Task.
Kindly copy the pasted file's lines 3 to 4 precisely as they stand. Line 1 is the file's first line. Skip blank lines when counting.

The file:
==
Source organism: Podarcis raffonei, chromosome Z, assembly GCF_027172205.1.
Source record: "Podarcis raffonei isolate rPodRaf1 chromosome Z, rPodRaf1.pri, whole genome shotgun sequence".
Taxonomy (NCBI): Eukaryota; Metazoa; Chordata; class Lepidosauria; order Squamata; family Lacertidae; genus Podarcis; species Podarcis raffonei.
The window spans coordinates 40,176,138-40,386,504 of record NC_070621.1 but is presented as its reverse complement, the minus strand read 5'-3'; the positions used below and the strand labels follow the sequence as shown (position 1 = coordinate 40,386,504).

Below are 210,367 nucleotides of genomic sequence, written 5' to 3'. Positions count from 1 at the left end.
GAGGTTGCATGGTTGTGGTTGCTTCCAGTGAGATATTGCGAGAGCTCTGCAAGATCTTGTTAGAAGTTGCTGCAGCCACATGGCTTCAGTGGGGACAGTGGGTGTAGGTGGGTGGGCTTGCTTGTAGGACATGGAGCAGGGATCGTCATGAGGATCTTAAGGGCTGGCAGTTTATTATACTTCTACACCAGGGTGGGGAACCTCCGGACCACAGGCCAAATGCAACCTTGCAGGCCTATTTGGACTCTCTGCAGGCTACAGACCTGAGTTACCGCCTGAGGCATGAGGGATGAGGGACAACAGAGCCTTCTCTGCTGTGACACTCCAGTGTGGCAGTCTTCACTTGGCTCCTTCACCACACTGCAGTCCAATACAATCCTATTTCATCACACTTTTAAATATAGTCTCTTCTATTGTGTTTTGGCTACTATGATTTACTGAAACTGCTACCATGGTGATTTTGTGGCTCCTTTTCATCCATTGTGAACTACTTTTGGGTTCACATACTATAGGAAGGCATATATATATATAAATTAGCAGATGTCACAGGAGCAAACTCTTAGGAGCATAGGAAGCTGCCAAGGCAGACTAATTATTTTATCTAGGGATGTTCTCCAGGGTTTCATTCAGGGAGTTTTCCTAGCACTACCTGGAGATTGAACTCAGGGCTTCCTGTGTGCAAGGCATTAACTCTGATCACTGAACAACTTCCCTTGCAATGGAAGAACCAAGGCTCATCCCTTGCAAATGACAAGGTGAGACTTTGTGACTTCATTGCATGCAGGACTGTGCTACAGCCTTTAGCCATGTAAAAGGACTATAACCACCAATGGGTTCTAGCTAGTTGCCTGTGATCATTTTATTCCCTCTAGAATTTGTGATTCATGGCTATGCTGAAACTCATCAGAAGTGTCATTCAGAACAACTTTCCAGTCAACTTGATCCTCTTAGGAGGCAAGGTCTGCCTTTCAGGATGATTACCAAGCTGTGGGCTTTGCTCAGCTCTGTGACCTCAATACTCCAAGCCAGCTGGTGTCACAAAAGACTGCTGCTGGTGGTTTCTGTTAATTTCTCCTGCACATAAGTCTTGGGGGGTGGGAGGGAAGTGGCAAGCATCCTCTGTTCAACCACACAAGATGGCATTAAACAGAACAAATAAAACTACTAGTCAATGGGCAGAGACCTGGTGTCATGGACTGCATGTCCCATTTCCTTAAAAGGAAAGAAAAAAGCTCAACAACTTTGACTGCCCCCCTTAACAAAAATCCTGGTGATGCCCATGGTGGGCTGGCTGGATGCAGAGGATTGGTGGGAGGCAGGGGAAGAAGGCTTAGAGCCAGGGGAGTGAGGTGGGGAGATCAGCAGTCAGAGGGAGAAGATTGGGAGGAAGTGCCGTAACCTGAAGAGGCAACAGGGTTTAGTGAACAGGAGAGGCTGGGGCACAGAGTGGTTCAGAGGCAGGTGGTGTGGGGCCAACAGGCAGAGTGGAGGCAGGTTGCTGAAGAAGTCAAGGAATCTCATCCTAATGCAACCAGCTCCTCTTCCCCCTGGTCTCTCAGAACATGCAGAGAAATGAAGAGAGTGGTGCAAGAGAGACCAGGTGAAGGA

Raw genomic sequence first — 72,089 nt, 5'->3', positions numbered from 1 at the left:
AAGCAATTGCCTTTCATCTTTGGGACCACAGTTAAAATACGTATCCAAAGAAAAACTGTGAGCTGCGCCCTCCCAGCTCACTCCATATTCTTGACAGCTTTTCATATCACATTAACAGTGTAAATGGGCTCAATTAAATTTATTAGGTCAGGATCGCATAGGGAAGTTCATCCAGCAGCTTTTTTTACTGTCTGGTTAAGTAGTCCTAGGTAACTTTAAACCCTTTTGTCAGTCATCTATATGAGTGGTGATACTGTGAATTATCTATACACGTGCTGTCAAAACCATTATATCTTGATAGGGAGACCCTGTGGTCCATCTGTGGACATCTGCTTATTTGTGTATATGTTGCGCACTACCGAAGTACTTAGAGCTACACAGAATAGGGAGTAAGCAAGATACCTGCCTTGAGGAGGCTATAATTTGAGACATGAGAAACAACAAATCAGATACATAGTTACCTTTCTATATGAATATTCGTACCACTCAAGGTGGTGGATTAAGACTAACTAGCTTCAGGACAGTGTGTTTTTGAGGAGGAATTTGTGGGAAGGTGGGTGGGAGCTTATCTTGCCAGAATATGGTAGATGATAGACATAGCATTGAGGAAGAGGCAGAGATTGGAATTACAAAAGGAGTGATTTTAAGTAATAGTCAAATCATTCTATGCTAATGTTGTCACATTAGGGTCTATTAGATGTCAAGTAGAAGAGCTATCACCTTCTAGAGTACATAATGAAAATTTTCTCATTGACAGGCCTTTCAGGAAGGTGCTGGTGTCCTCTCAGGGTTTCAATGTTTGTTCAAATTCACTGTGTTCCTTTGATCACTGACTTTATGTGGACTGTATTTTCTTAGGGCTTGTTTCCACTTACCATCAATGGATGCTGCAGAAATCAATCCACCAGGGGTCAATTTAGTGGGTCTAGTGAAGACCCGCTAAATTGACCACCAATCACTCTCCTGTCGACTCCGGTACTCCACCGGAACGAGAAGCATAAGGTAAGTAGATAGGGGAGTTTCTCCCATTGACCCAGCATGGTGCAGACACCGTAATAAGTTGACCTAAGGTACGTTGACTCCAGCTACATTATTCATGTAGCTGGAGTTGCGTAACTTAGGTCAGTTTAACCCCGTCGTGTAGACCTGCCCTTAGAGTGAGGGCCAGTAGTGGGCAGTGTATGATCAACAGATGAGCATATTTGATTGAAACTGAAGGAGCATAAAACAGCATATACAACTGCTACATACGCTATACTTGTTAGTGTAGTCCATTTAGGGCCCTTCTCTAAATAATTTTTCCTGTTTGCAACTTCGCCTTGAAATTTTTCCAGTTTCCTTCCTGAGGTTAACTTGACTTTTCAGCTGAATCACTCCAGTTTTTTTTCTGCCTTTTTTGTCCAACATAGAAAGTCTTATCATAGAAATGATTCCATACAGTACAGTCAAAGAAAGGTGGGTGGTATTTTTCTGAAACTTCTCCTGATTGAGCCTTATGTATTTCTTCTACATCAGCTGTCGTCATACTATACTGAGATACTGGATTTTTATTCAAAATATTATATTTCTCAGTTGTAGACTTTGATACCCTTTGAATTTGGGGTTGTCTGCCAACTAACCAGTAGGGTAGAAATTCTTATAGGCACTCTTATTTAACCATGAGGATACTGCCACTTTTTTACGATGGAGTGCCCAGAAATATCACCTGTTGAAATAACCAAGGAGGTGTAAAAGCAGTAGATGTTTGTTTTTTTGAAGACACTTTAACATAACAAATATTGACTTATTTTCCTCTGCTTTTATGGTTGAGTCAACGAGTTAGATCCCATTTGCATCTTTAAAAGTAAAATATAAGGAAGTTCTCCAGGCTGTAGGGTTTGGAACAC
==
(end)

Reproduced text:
Taxonomy (NCBI): Eukaryota; Metazoa; Chordata; class Lepidosauria; order Squamata; family Lacertidae; genus Podarcis; species Podarcis raffonei.
The window spans coordinates 40,176,138-40,386,504 of record NC_070621.1 but is presented as its reverse complement, the minus strand read 5'-3'; the positions used below and the strand labels follow the sequence as shown (position 1 = coordinate 40,386,504).